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As we journey into Lent and Easter, let us pray for God to become the subject of our seeing, the One who sees in us. This ability has been given to us through the outpouring of the Holy Spirit into our hearts.
 
O radiant light, eternal God,
we pray that you shine on your Church.
Scatter the darkness of our ignorance,
the blindness of our pettiness,
the limits of our self-protecting positions.
 
May Christ be our light shining within us and around us,
inviting us to the heights of Tabor and sustaining us
in the depths of Golgotha.
 
Teach us, Holy Spirit of wisdom,
to embrace the rhythm of light and darkness
that flows from your sustaining grace.
Inflame us with courage and trust
to journey together as beacons of hope
whom you enlighten for the sake of this world
that you love.
 
Lead us, kindly light,
until we reach our journey’s end
and the home of God’s embrace
where we will dwell in triune love
forever and ever. Amen.
 
Excerpted from Lenten Longings – Year C: Seeing With God’s Eyes, available from RENEW International.

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As we begin our journey into Lent and Easter, let us pray for God to become the subject of our seeing, the One who sees in us. This ability has been given to us through the outpouring of the Holy Spirit into our hearts.
 
Open us, O Holy Spirit of God. Be yeast in us.
Let our hearts expand to take in more and more of
God’s lavish self-disclosures.
 
Clear away the blocks that hinder us
from seeing you in the events of our past.
Stir up hope in us, O Holy Spirit,
our refuge and our stronghold.
You bear us up in mercy and go before us always
to deliver us from evil’s way.
 
Lead us, gently but persistently,
O loving Spirit of God,
toward those people, places, and events
where you desire most to meet us.
Then, in those choices that invite or confront us,
direct us to choose only those things
that are for the Father’s glory,
and reign in our hearts and in our world.
We pray this in the name of Jesus,
our teacher, brother, and Lord. Amen
 
Excerpted from Lenten Longings – Year C: Seeing With God’s Eyes, available from RENEW International.

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During this Year of Faith, we will blog reflections and stories to accompany you on your faith journey.
 
“God does not look at the caterpillar we are now, but the dazzling butterfly we have in us to become.” -Desmond Tutu
 
A caterpillar, which can only crawl, seems to have limited potential. But as it grows, it renews itself over and over by shedding the skin that can no longer contain it and growing a new one. When it has shed the last confining skin, the caterpillar seems to disappear within a fragile shell but re-emerges in a glorious new life marked by color and flight. From its beginning as a tiny egg, the caterpillar is destined to that new life; everything it does moves it closer to the day when it will spread those colorful wings and, to paraphrase an aviator, slip the bonds of earth and touch the face of God.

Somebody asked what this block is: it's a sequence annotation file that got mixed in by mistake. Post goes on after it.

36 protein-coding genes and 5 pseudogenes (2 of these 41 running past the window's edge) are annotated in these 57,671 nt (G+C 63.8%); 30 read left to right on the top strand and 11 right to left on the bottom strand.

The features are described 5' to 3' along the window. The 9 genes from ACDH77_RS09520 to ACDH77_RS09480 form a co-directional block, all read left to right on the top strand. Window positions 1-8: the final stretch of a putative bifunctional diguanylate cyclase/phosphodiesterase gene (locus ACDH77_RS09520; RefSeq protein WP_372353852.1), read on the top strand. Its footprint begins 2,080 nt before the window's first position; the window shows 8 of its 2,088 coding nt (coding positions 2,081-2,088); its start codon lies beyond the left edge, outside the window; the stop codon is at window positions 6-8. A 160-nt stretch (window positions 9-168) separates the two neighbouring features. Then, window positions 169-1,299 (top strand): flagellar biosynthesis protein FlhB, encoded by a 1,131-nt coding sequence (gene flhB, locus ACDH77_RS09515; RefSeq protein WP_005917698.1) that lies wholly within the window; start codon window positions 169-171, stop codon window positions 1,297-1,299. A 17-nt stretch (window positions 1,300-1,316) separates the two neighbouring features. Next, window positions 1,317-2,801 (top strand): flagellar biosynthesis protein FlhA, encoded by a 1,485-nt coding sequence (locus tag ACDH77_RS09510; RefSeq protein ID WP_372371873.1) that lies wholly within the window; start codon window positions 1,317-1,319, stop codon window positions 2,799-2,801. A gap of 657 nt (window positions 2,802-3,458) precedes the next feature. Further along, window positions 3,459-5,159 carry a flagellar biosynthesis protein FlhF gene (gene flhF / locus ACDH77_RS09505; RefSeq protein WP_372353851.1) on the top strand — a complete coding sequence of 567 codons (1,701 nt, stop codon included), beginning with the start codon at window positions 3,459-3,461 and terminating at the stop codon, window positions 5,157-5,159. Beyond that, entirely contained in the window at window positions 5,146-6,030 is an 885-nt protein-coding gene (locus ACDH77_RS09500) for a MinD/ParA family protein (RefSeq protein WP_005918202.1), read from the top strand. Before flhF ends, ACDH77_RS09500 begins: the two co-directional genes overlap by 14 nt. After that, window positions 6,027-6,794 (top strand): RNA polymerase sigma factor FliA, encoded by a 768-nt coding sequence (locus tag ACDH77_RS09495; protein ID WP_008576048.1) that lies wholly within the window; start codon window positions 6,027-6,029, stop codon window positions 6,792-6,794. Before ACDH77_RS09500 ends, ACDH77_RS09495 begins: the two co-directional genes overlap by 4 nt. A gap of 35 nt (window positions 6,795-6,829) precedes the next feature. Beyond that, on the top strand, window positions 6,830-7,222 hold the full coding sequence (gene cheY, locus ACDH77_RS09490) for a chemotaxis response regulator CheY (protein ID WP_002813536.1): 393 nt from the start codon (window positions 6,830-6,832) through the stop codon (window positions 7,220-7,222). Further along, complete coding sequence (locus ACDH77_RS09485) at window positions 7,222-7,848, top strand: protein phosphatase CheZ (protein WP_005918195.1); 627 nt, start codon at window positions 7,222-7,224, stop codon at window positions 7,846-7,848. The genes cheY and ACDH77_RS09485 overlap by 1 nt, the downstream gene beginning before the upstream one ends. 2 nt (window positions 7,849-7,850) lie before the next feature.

Bishop Tutu picked the movement of a caterpillar into a butterfly as an analogy for the transformation to which God has called each one of us. Our response to that call is at the heart of the season of Lent, which begins on Ash Wednesday, February 13. During Lent, the Church encourages us to devote time and attention to the process of conversion in our lives, the process of becoming our best and truest selves, the process of growing beyond the worldly things that burden us and taking flight in the freedom that comes only through friendship with God.
 
This conversion does not happen on one day or during one season of Lent. Although we have moments of insight or elation — and although we may have setbacks — conversion is for most of us a step-by-step movement forward. The goal of this gradual progress is what philosophers such as the Jesuit Bernard Lonergan have called “self-transcendence,” an ability to see the world as bigger than ourselves. This doesn’t mean that we are insignificant in that bigger world; it means that each of us has an indispensible part to play outside of our own pleasures, interests, and concerns.
 
In other words, “self-transcendence” is the opposite of self-absorption, the opposite of going through life thinking only of ourselves, of our own security and convenience and comfort. Although self-absorption is an expression of selfishness, a self-absorbed person isn’t necessarily malicious. On the contrary, a self-absorbed person is just as likely to simply be stuck in place, used to a certain safe routine designed to avoid risk — especially the risk of opening the heart to other people and particularly to people in material or spiritual need; to people who are different from us because of their race, their ethnicity, their religion, or their sexual orientation.
 
That’s where Lent comes in. Lent is an invitation for Christians to ask ourselves if we are stuck in place. As we think about this question, we have a model in Jesus himself whose life was defined by generosity and self-sacrifice, by unconditional love. We become authentic human beings, the human beings God intended us to be, when we imitate that love; Lent is a time to pause and consider how far we have moved toward that ideal, to ask what may stand in our way, and to commit ourselves to taking even modest steps forward.
 
We may pray during Lent; we may attend daily Mass, engage in spiritual reading, participate in works of charity, and practice self-denial. None of these practices is an end in itself, but any of them can help us feel the Spirit of God stirring within us and turn it loose to spread its wings and grace the world.
 
• Reflect on ways in which you are becoming the authentic human being that God intends you to be. What Lenten practices could help you on this path?
 
“Dios no mira a la oruga que somos ahora, sino a la delicada mariposa que se está formando en nosotros”.